In the event the sampled data comprises non-saturated data (i.e., the data sampling is linear), the surface scanning inspection system However, this technique for determining the value of P According to the present invention, a technique is provided for measuring the size and determining the location of a defect on a surface of a semiconductor wafer when the maximum scattering power of a detected defect exceeds the dynamic range of the surface scanning inspection system The presently disclosed technique will be better understood by reference to the following analysis.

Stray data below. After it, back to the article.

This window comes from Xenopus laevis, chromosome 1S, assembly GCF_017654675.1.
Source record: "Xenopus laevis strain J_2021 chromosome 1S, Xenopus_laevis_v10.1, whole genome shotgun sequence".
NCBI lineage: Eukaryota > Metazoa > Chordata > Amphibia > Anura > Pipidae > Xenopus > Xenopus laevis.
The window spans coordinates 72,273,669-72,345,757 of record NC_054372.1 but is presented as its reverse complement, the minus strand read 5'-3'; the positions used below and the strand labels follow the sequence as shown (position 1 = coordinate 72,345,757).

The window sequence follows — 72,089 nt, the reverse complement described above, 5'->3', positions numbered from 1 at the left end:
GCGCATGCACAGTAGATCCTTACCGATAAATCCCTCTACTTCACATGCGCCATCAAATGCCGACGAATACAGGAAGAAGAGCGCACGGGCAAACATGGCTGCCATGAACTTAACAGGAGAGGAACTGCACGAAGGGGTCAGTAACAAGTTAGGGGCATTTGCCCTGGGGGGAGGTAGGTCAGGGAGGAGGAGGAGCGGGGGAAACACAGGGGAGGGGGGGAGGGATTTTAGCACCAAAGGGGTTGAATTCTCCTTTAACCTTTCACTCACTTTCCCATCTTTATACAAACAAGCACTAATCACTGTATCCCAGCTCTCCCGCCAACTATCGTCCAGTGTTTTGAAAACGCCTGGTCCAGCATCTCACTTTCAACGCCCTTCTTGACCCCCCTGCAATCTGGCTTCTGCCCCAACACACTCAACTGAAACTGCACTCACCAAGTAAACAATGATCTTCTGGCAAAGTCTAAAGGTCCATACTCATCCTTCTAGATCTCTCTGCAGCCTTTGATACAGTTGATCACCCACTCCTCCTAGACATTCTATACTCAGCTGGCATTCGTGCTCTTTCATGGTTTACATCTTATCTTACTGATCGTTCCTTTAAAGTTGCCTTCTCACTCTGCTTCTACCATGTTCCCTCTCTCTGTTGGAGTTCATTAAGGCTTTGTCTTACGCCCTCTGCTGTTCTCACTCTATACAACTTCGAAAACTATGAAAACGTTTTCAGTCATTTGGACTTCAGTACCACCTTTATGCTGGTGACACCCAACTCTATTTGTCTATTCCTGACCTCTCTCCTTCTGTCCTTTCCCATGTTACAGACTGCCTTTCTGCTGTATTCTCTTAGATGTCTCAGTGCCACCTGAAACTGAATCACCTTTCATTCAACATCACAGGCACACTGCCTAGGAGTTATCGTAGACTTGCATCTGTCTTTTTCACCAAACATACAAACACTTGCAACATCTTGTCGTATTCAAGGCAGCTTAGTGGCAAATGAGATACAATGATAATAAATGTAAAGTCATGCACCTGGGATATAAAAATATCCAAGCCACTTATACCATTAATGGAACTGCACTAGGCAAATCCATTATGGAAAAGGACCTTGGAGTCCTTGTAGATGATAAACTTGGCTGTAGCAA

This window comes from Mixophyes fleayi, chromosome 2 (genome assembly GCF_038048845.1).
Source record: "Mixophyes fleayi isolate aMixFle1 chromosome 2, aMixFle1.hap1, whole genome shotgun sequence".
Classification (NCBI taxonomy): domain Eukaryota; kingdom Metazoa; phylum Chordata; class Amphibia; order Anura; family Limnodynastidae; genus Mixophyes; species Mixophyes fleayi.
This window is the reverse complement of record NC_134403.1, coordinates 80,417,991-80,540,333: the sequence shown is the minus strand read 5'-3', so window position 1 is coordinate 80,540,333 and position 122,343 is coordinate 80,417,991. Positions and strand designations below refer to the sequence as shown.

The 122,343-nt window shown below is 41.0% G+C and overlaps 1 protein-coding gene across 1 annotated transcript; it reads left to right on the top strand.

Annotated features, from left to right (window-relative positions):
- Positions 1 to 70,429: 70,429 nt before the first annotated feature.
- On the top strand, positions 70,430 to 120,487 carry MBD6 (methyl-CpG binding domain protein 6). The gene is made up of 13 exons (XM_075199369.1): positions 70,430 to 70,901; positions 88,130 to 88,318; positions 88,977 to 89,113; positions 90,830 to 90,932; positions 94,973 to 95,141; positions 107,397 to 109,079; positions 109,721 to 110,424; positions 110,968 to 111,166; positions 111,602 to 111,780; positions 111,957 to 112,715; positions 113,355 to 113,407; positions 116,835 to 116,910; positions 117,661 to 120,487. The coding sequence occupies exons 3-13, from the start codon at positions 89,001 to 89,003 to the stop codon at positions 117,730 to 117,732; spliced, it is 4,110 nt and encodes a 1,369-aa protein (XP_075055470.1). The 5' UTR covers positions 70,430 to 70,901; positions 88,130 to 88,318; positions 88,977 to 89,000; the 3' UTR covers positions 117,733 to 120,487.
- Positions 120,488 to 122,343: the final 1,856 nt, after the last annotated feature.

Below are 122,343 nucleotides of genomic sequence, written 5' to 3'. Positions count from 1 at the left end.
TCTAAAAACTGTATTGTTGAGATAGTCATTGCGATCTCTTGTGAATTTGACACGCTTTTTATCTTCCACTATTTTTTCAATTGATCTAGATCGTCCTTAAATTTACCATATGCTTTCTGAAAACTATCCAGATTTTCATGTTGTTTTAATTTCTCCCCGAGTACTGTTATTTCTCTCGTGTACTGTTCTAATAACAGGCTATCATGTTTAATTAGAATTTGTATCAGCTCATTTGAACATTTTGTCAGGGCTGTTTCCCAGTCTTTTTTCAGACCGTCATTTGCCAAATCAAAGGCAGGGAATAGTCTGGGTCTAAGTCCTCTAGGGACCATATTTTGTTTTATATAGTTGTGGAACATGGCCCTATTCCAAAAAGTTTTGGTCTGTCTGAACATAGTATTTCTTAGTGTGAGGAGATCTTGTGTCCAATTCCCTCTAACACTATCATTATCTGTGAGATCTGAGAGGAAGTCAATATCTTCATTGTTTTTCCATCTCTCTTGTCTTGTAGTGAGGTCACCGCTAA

Equation (14) above shows that the area of a geometric Gaussian shape conceptually cut at a predetermined height (e.g., the area of the ellipse The presently disclosed technique for measuring the size and determining the location of a defect on a semiconductor wafer surface is illustrated by the following example. Accordingly, equation (16) above indicates that the cross-sectional area (y) is equal to zero when the natural logarithm of the cut height (x) equals about 0.705. The cut height at which the cross-sectional area equals zero may therefore be obtained by taking the inverse natural logarithm of 0.705, which is about 2.02. Because the cross-sectional area is equal to zero when the cut height equals the scattering power P The above-discussed methodology extends the linear dynamic range of the wafer scanning system by factor of approximately ten in the optical power domain. By using techniques that involve curve fitting and knowledge of the beam shape, the methodology permits determination of a voltage equivalent magnitude of a defect. With the calculated voltage magnitude, optical models may be used to convert the voltage equivalent magnitude to a scattered power, and then to defect size. However, the above-described methodology begins to degrade in performance when applied to extend the linear dynamic range of the system beyond the factor of ten. For example, in the range of approximately 50 volts for a voltage equivalent magnitude, the larger defects prevent the beam from accurately retaining a Gaussian shape. That is, as the observed defect becomes larger in size, the outlying lower-power sections of the beam influence the curve fit estimations and averages. Because the optics are not perfect, the beam is not perfectly Gaussian, and the imperfections can degrade the accuracy of the above methodology in the case of very large defects. Other techniques have been used to detect and measure very large defects that produce pulses outside the dynamic range of the equipment. To measure the very large defects, a cross-sectional area of a Gaussian pulse generated by the defect is determined, based on a given set point threshold, or height for the cross-sectional area. While the results of this technique are fairly robust, an empirical calibration is made between the area of the cross-section and the particle size. That is, a completely separate calibration process is used to set up the measurement, since the nature of the very large defect dramatically increases the range of extrapolation for determining pulse height and thus defect sizing. When the correlation coefficient of the previously described methodology is much less than unity, meaning that a very large defect is detected that introduces some nonlinearly into the methodology, the linear least squares fit is considered to be poor. The impact on the methodology can be observed by visualizing the truncated pulse of A method according to the present invention involves calculating a cross sectional area at a predetermined threshold of the pulse resulting from a very large defect. A slope value m that is representative of a relationship between the area of a cross-section in a Gaussian pulse and the height of the pulse at the cross-section is then calculated, either as a measured slope value M from the linear least squares fit from previously detected, smaller defects with a good correlation coefficient, or as a system slope value M, from the simple observation that the slope is a function of the beam geometry which does not change from defect to defect. Beam geometry, or spot size, can be measured according to a number of techniques, for example through the use of commercially available apparatus that precisely measures beam spot size. Given that the spot size is proportional to the slope of a relationship between a cross-sectional area and a predetermined cut height, the system slope value M can be calculated from known beam geometry in accordance with the equation